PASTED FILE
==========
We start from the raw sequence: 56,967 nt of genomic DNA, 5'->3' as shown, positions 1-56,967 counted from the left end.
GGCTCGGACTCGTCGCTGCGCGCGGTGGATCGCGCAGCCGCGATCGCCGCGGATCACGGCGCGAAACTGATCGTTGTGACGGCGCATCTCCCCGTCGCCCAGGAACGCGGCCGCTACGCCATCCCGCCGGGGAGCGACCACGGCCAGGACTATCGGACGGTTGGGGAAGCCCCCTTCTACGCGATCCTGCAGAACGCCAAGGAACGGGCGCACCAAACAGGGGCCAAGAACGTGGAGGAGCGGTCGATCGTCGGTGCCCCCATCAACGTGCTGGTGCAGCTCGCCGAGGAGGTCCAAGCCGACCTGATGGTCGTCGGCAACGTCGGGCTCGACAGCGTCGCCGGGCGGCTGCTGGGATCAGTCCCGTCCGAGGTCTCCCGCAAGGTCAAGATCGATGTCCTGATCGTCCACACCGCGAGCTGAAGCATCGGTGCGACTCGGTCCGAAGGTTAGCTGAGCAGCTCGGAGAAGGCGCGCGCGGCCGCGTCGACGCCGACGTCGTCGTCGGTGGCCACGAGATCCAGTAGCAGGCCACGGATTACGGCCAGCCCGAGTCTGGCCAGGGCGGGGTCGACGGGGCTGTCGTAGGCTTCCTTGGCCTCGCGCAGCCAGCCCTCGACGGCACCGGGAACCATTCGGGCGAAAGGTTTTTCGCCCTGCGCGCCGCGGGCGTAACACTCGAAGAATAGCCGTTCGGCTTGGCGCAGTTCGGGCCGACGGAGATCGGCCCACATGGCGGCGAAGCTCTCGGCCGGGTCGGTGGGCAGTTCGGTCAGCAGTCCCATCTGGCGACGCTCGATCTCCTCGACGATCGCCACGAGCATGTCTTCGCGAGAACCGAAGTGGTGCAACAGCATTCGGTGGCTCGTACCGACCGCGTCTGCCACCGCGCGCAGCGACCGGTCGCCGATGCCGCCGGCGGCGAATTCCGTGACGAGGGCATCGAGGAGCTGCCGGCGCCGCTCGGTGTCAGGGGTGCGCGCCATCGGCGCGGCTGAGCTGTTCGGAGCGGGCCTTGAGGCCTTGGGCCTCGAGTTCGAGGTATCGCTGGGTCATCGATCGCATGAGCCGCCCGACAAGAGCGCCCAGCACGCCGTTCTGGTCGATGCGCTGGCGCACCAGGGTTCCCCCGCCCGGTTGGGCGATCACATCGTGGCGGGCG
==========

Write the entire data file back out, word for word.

We start from the raw sequence: 56,967 nt of genomic DNA, 5'->3' as shown, positions 1-56,967 counted from the left end.
GGCTCGGACTCGTCGCTGCGCGCGGTGGATCGCGCAGCCGCGATCGCCGCGGATCACGGCGCGAAACTGATCGTTGTGACGGCGCATCTCCCCGTCGCCCAGGAACGCGGCCGCTACGCCATCCCGCCGGGGAGCGACCACGGCCAGGACTATCGGACGGTTGGGGAAGCCCCCTTCTACGCGATCCTGCAGAACGCCAAGGAACGGGCGCACCAAACAGGGGCCAAGAACGTGGAGGAGCGGTCGATCGTCGGTGCCCCCATCAACGTGCTGGTGCAGCTCGCCGAGGAGGTCCAAGCCGACCTGATGGTCGTCGGCAACGTCGGGCTCGACAGCGTCGCCGGGCGGCTGCTGGGATCAGTCCCGTCCGAGGTCTCCCGCAAGGTCAAGATCGATGTCCTGATCGTCCACACCGCGAGCTGAAGCATCGGTGCGACTCGGTCCGAAGGTTAGCTGAGCAGCTCGGAGAAGGCGCGCGCGGCCGCGTCGACGCCGACGTCGTCGTCGGTGGCCACGAGATCCAGTAGCAGGCCACGGATTACGGCCAGCCCGAGTCTGGCCAGGGCGGGGTCGACGGGGCTGTCGTAGGCTTCCTTGGCCTCGCGCAGCCAGCCCTCGACGGCACCGGGAACCATTCGGGCGAAAGGTTTTTCGCCCTGCGCGCCGCGGGCGTAACACTCGAAGAATAGCCGTTCGGCTTGGCGCAGTTCGGGCCGACGGAGATCGGCCCACATGGCGGCGAAGCTCTCGGCCGGGTCGGTGGGCAGTTCGGTCAGCAGTCCCATCTGGCGACGCTCGATCTCCTCGACGATCGCCACGAGCATGTCTTCGCGAGAACCGAAGTGGTGCAACAGCATTCGGTGGCTCGTACCGACCGCGTCTGCCACCGCGCGCAGCGACCGGTCGCCGATGCCGCCGGCGGCGAATTCCGTGACGAGGGCATCGAGGAGCTGCCGGCGCCGCTCGGTGTCAGGGGTGCGCGCCATCGGCGCGGCTGAGCTGTTCGGAGCGGGCCTTGAGGCCTTGGGCCTCGAGTTCGAGGTATCGCTGGGTCATCGATCGCATGAGCCGCCCGACAAGAGCGCCCAGCACGCCGTTCTGGTCGATGCGCTGGCGCACCAGGGTTCCCCCGCCCGGTTGGGCGATCACATCGTGGCGGGCG